Monday, May 26, 2008
Usually my hobbies are pretty mainstream; the kind of acceptable, sometimes even trendy, pasttimes enjoyed by thousands, if not millions, of people around the world. Take scrapbooking. I did this even as a kid, back in the 1970s. I discovered "modern" scrapbooking, with all of its acid- and lignin-free, lightfast and fadeproof supplies, and had a great time putting together album after album of adorable layouts of my kids. Then suddenly, somehow, scrapping went from popular to Ultra-In, and I lost interest. I have fallen years behind in the scrapbooks I started keeping for my girls, and the guilt was gnawing away at me. This week, I finally cleared off my messy stamping/art table and got out my scrapping supplies. This is Meital's album. As you can see, I am working on her third grade year. She will be finishing up fifth grade in about a month. (Liat's book is even farther behind. Don't ask).
Then there's knitting. Knitting is a warm, fuzzy hobby that some enlightened folk out there are beginning to realize is not restricted to doting grandmas. It's about as normal a hobby as anyone could have (Well, we won't talk about the folks who knit sweaters for trees and park benches, or capes for statues of Revolutionary War heroes. May the Force be with them; because I won't). This, by the way, is the first cotton ankle sock for Liat, done in Sockotta.
Every once in a while, though, I get a wild hair. After all, doesn't everyone? I suddenly decide to try something that is, for me, a complete departure from my usual creative efforts. This morning I started thinking of the box of rather disreputable toys Meital has given me permission to discard. Originally, the plan was to donate them to the community center. But I've put it off for many months, because frankly, I don't feel right about giving away dolls that are in such poor condition. So...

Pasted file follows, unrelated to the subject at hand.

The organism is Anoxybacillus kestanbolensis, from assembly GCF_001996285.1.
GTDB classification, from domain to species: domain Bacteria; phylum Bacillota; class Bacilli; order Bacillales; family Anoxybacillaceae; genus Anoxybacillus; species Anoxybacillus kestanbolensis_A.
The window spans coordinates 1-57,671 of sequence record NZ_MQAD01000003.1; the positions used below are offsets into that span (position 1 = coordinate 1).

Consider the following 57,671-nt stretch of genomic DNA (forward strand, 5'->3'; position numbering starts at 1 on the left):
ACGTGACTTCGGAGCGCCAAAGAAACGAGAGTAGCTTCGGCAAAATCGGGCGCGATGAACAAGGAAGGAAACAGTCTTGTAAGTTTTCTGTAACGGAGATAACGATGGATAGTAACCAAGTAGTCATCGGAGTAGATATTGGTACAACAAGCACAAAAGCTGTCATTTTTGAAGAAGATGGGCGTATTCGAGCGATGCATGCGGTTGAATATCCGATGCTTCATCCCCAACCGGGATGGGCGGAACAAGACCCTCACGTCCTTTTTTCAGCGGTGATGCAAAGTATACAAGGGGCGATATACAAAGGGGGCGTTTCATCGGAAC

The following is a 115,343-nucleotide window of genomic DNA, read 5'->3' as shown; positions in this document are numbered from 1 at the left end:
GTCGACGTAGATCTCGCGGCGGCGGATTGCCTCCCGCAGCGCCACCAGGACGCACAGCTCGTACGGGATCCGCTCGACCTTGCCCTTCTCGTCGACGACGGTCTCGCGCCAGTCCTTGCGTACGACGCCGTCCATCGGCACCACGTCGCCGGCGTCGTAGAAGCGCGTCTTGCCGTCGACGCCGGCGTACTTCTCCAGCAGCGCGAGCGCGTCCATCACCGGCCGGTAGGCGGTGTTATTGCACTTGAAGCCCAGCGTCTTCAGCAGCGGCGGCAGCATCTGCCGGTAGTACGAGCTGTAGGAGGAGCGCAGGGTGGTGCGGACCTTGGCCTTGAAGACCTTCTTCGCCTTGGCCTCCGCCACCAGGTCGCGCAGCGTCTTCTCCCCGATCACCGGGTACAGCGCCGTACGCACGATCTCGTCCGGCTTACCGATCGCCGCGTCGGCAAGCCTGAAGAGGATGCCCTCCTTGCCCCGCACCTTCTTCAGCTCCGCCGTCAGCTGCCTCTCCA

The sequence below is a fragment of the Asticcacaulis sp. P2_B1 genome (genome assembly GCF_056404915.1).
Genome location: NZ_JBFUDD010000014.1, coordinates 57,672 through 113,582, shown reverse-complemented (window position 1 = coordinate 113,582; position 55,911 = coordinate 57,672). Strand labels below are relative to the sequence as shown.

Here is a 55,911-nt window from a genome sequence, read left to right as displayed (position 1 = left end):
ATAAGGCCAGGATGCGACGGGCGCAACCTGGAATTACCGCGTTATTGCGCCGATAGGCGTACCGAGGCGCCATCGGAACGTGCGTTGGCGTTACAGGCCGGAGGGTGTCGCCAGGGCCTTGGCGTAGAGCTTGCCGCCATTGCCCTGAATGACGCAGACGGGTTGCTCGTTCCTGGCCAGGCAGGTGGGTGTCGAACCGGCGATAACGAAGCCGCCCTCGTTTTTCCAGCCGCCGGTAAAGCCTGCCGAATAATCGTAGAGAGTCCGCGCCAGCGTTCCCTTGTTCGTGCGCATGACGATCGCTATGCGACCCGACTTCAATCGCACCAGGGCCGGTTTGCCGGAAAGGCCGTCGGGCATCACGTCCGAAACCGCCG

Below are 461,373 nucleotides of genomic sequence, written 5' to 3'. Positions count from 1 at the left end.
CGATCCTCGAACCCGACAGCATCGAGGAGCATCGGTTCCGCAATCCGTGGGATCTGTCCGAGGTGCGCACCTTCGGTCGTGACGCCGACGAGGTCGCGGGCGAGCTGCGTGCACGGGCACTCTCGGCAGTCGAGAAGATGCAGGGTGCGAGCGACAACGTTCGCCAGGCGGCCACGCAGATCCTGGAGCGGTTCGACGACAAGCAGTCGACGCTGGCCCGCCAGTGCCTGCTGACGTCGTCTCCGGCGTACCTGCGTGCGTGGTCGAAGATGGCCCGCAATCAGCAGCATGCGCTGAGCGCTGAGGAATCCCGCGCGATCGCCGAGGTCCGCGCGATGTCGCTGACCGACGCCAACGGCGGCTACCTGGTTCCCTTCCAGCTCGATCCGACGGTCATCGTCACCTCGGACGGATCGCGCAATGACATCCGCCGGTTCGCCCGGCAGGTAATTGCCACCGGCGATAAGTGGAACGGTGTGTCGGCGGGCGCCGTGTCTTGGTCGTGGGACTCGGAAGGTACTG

Yep. I'm altering a Barbie. Even my normally-unflappable Liat looked askance at this latest scheme. Barbie is hanging like that because it was the only way I could think of to let the paint dry without any smearing or smudges (though I suppose those could have been rather intriguing design features, now that I think about it...). This particular Barbie had frizzy, uncontrollable hair, chewed hands, and twisted ankles. We'll see what a little paint and a few other things can do for her.